Another path that can be follow with new data sets, such as the one collected in online communities like Facebook or Twitter, is the emergence of asymptotic properties. There has been plenty research in this direction for random graph models. For instance, what is the size of the biggest connected component. However, we have to be aware that these models are not a good approximation for many social networks.
What are the “Big data” challenged for the coming years?
It is of course pedant to try to predict the new challenges for “Big data” in the coming years, but we think that there are a few challenges that have to be addressed if we want to exploit “Big data” as much as possible.
First, with the advent of the power of computer simulations and new data sets, the wording of conclusions has been put in the backyard. There has not been clear separations between what is being meant by shown, proved, conclude, and infer. This is understandable, since even in the statistical and logical community there has not been an agreement on how to best define those words.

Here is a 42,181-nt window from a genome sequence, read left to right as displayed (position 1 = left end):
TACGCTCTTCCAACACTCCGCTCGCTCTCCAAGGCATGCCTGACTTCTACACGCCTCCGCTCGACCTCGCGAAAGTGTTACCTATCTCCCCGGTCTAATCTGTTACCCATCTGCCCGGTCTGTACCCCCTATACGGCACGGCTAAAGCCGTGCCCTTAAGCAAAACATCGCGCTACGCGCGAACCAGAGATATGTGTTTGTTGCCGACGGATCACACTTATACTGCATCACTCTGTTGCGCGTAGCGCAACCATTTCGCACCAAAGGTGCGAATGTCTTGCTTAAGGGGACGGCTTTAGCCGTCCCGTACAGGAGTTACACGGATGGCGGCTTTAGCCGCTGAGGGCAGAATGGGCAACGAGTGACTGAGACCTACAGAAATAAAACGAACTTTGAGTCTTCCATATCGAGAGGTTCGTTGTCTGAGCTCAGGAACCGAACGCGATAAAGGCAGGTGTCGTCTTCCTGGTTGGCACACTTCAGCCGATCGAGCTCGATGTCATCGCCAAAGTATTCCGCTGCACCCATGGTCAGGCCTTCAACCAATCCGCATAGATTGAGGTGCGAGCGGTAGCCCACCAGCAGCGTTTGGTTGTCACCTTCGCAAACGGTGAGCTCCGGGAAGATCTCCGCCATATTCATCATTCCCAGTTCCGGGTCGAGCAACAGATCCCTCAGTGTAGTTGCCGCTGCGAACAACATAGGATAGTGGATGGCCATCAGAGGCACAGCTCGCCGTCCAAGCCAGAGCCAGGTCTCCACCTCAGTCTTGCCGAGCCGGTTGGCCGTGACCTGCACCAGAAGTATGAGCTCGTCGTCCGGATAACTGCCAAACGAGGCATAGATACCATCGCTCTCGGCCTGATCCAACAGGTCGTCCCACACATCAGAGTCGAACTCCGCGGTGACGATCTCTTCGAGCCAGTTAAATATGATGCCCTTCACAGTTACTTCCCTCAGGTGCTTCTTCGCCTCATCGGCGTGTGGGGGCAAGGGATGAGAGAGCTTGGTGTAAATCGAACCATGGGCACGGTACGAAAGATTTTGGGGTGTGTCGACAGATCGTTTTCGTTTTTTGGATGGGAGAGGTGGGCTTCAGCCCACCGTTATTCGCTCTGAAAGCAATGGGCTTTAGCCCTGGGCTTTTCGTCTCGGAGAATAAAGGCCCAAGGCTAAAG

There are a large number of physical models that have open their path in social science, but we see little penetration of other important ideas such as impossibility theorems, incompleteness theorems, the possibility of many logical systems, the disagreement in the statistical community of what can be conclude from the data, not even the new problem of what can be conclude from a computer simulation.
The number of research on social networks has grown exponentially in recent years; today we not only observe computer simulations but also empirical studies on social platforms like Twitter or Facebook. Unfortunately, many of those studies create arbitrary rules of inference that allow them to conclude astonishing claims, which are for others difficult to believe.
Thus we believe that in the future, new research on “Big data” will be more careful on “wording” their results.